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California's Nurses Deserve To Be Safe

A recent string of violent attacks against California nurses has generated a lot of media attention and a new bill requiring more extensive safety procedures in state hospitals.

The attacks drawing so much publicity both took place in the Los Angeles Area on Sunday, just hours apart. In one case, a man bypassed security and rushed into the Olive View UCLA Medical Center where he stabbed a nurse multiple times with a knife. The nurse is still in critical condition. In the other instance, a man approached a group of nurses and used a pencil to stab one of them in the ear.

But those aren't the only two recent attacks. Just Tuesday, hospital staff at Kaiser Permanente in Terra Linda was also attacked by 25-year-old Sean Maxwell Hayes, who allegedly threw two large traffic cones at hospital staff when they refused to give him the painkillers he requested.

California's nurses have had enough, and so they've rightfully taken action. A bill recently introduced to California lawmakers would:

  • Make it easier to investigate cases of violence
  • Better planning when it comes to staffing and security
  • Training for hospital staff to identify and be able to respond to violence

State Senator Alex Padilla introduced the bill, saying that existing laws are too vague regarding the issue of violence in hospitals. But some groups, such as the California Hospital Association, reportedly feel that hospitals already have safety plans in place and the bill is largely unnecessary.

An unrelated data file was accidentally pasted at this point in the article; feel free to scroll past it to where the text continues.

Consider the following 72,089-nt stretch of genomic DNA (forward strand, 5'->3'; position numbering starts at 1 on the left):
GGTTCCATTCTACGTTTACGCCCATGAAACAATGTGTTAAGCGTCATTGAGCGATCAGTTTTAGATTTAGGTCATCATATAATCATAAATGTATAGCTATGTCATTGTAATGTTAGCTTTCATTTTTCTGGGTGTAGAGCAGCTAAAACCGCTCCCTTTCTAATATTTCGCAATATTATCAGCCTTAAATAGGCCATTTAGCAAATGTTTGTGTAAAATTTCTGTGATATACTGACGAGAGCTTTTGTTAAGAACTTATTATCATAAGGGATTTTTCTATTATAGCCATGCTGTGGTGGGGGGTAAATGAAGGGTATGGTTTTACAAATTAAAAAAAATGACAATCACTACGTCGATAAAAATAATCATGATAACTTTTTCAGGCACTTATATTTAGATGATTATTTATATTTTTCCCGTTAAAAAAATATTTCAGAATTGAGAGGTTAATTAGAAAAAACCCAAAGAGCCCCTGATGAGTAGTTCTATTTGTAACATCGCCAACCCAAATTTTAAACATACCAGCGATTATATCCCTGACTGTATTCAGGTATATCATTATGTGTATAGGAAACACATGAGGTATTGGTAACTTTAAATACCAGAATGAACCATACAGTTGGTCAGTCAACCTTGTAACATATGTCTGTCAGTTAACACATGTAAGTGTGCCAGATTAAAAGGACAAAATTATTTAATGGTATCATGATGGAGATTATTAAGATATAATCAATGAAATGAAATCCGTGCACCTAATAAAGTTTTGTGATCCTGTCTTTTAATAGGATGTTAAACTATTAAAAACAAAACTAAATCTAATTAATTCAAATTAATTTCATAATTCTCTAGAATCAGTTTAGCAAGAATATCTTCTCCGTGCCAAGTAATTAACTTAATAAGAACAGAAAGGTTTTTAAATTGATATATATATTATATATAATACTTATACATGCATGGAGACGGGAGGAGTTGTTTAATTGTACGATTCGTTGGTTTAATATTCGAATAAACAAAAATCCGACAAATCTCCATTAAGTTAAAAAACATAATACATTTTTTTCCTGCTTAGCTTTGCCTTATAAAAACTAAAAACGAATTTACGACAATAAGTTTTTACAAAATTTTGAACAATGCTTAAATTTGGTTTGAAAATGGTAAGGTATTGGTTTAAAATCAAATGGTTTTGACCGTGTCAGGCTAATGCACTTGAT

As I've said before on this blog, nurses are the eyes and ears of our healthcare system. This means that they're almost always on the front lines interacting with patients. It follows, then, that when a patient turns violent, nurses are the most likely victims of that violence and probably the category of worker least able to respond to it.

Were these three attacks just a streak of bad luck, three instances of fluke disruptions of otherwise airtight hospital safety plans? I don't think so. In my opinion, this is a wakeup call. Hospitals need to renew their commitments to ensuring the safety of their workers. And, whether or not this bill passes, I believe a multi-pronged approach is necessary. Nurses need to be better trained to handle potentially violent patients. Administrators need to be better trained to identify potentially violent patients. And security needs to be tightened so that someone can't just bypass security with a knife on their person. That was totally unacceptable. It is time to have security in hospitals.

Nurses and other healthcare workers deserve to feel as safe as possible in their places of work. For this reason, I hope this bill does pass so that hospitals will be required to revisit their safety procedures and policies. Safety is a win for everyone involved.

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